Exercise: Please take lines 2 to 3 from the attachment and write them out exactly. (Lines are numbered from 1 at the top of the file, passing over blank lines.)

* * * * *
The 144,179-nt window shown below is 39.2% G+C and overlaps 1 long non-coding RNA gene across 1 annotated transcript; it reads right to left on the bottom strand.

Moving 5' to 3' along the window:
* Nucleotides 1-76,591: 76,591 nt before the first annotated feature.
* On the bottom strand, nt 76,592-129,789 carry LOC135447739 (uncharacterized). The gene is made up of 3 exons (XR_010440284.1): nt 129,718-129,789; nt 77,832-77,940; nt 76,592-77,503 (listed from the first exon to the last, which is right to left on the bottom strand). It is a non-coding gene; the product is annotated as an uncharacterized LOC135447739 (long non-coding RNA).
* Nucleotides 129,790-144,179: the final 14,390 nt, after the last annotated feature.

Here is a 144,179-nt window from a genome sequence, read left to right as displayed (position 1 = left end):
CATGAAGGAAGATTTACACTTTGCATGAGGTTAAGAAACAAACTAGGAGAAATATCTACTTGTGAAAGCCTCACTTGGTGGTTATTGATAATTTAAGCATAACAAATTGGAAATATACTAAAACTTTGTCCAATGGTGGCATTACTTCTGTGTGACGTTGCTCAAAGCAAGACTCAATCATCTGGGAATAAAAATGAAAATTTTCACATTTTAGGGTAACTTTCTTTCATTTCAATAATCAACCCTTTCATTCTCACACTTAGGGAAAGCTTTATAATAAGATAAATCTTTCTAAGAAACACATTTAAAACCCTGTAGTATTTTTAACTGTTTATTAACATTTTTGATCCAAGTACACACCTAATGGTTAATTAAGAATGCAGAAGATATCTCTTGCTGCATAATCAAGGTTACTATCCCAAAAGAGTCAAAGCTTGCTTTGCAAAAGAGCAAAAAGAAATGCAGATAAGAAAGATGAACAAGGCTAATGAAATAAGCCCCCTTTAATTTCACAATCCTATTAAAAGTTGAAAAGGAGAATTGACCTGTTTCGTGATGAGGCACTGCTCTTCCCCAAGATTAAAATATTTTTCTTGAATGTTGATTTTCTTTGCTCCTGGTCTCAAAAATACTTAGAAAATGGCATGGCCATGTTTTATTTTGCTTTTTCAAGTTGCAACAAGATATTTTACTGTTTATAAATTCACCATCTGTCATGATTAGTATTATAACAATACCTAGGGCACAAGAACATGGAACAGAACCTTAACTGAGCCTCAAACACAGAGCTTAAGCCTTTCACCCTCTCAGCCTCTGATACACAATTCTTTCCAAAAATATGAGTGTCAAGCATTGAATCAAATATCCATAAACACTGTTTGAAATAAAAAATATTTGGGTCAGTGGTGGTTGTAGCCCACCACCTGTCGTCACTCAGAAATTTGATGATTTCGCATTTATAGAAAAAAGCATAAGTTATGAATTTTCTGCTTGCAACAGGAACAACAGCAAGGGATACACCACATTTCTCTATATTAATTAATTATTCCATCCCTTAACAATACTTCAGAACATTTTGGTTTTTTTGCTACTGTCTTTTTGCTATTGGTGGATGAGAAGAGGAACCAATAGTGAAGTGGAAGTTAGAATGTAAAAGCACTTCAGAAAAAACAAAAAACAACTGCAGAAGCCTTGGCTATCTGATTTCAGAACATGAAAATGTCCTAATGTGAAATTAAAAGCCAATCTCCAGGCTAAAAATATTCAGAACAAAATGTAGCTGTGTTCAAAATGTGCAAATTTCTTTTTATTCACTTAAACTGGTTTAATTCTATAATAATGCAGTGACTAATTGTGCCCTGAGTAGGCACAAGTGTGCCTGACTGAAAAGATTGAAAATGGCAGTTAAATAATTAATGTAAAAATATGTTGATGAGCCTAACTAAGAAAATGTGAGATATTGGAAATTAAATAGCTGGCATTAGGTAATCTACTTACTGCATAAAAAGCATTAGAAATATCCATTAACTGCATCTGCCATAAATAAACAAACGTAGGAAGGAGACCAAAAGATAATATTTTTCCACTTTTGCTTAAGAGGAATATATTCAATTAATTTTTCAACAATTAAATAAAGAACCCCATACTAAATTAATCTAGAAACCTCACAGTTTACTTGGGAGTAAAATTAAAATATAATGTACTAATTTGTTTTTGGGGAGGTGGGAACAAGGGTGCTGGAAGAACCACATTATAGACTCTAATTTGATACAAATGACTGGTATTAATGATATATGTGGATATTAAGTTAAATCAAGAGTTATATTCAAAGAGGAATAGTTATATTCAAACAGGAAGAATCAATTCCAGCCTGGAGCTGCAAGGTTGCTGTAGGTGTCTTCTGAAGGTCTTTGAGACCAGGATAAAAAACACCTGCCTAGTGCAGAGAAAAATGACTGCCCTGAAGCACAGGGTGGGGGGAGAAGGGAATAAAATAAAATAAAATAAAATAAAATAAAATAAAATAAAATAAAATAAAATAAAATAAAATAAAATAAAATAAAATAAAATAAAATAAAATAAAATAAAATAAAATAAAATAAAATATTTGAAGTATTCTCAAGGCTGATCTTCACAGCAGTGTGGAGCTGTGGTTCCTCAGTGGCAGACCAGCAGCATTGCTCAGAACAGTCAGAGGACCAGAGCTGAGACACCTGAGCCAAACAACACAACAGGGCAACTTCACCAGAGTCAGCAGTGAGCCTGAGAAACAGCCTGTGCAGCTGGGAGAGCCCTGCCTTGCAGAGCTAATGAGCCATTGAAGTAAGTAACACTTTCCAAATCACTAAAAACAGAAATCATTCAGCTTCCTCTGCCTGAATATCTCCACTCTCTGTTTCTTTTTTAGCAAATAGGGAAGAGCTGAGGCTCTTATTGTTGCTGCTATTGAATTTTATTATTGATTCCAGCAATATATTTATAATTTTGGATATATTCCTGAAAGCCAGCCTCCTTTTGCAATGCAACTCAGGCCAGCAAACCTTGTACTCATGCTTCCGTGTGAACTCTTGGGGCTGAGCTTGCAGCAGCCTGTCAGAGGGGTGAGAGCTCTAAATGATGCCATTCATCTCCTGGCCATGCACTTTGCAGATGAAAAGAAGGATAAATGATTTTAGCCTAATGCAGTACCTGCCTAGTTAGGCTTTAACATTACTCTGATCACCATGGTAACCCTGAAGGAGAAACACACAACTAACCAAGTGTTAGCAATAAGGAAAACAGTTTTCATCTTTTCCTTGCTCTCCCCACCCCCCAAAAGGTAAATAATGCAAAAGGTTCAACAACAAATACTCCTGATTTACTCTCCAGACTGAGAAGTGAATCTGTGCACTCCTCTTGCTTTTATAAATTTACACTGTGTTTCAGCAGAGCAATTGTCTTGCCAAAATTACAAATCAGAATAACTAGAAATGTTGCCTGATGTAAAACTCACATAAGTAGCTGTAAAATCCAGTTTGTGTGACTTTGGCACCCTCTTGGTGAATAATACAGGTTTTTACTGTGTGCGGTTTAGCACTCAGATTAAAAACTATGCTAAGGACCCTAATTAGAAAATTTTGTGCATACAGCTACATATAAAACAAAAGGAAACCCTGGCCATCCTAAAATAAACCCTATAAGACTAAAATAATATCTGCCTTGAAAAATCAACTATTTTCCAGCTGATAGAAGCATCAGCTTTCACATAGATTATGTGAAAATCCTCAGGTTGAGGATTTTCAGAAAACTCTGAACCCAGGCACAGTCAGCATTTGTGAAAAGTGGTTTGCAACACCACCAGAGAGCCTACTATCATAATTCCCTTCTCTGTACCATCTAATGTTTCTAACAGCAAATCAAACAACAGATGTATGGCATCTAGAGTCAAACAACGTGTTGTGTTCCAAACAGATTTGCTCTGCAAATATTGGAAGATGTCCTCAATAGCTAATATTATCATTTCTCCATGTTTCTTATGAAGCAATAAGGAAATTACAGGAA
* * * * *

Moving 5' to 3' along the window:
* Nucleotides 1-76,591: 76,591 nt before the first annotated feature.